She made us all believe in magic.
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Now nearly 20 years after her first Harry Potter book and seven novels and eight movies later, J.K. Rowling is hoping to keep the magic going—digitally.
“J.K. Rowling created Pottermore as a real way to give back to the fans that have been faithful,” Pottermore CEO Susan Jurevics tells FOXBusiness.com.
While the site launched in 2012, the past year has been among the most active in its four-year history.
“We really designed our offering in 2015 because we realized that our audience is people who grew up reading the books and seeing the films and not necessarily young kids to get into the franchise,” adds Jurevics. “We also heard from fans that they wanted to learn much more about what is going on in the wider franchise.”
The ecommerce site also shifted from a direct selling model to partnering with Apple (NASDAQ:AAPL), Amazon(NASDAQ:AMZN), Barnes and Noble (NYSE:BKS) and Audible.
“In 2014, we started working with Apple to make new enhanced ebooks of the seven stories as well as developing a product for the iPhone 6 which was optimized for IOS 9. So, we’re using technology to have our content as widely accessible as possible,” she says.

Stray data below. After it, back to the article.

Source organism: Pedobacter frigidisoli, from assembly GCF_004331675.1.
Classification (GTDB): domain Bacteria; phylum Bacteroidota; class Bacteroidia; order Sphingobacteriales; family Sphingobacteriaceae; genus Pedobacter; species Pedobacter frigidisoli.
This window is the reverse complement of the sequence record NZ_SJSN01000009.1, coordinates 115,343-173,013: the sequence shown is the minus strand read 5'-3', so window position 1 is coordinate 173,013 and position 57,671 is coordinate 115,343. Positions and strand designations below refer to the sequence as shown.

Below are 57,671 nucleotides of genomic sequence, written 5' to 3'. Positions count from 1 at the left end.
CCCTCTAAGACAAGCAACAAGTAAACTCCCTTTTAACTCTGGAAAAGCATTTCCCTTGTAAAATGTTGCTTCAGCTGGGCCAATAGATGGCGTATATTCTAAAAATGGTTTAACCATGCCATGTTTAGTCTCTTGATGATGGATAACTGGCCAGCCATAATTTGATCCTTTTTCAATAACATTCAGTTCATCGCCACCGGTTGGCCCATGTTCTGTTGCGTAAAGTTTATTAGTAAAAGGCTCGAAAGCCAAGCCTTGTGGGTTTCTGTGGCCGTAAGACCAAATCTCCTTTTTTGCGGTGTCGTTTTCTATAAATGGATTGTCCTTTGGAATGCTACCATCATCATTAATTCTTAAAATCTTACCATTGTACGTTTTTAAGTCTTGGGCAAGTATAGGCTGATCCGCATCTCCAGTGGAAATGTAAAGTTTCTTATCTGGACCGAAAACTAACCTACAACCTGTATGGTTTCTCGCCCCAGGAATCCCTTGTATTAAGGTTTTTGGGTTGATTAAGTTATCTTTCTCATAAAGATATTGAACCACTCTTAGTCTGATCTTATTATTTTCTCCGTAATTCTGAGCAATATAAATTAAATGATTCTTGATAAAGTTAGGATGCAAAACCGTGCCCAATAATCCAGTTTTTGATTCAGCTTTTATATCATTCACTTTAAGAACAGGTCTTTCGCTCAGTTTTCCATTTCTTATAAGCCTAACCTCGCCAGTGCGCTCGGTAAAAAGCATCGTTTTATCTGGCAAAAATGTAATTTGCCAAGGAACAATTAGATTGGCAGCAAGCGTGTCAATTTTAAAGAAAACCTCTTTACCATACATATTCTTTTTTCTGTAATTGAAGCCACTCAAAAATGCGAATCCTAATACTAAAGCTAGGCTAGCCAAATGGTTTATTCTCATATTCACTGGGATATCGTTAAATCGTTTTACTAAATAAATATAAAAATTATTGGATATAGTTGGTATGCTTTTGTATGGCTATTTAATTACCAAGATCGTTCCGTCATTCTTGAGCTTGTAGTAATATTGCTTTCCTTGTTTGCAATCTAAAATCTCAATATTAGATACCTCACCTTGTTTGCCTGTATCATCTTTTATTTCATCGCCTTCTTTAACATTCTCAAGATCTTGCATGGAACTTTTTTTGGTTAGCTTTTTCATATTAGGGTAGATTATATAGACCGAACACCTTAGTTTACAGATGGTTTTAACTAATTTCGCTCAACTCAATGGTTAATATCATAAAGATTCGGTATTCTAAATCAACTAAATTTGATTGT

And, the site is gearing up for an even bigger year ahead with a new play opening this summer in London called “Harry Potter and The Cursed Child,” and a brand new movie, “Fantastic Beasts and Where to Find Them,” where Rowling will make her screenplay writing debut.
“Pottermore and other retailers will be directly selling the screenplays from those two pieces of content. We’re also launching more interactive features and more writing from J.K. Rowling on the site as well as through social channels,” adds Jurevics.
The startup has also created new Pottermore Correspondent roles, where professional journalists will report on all things Harry Potter to take fans deeper inside the wider “wizarding world.”
Jurevics, who spent over 25 years in entertainment marketing working with big brands like Barbie, Spiderman and James Bond, says Harry Potter is a brand that can’t be touched.
“I think Harry Potter and the wider ‘wizarding world’ have literally impacted culture,” she adds. “Many parents and grandparents grew up with Harry Potter. It’s really a cross-generational franchise. And now, we need to get those parents and grandparents back re-engaged in the story.”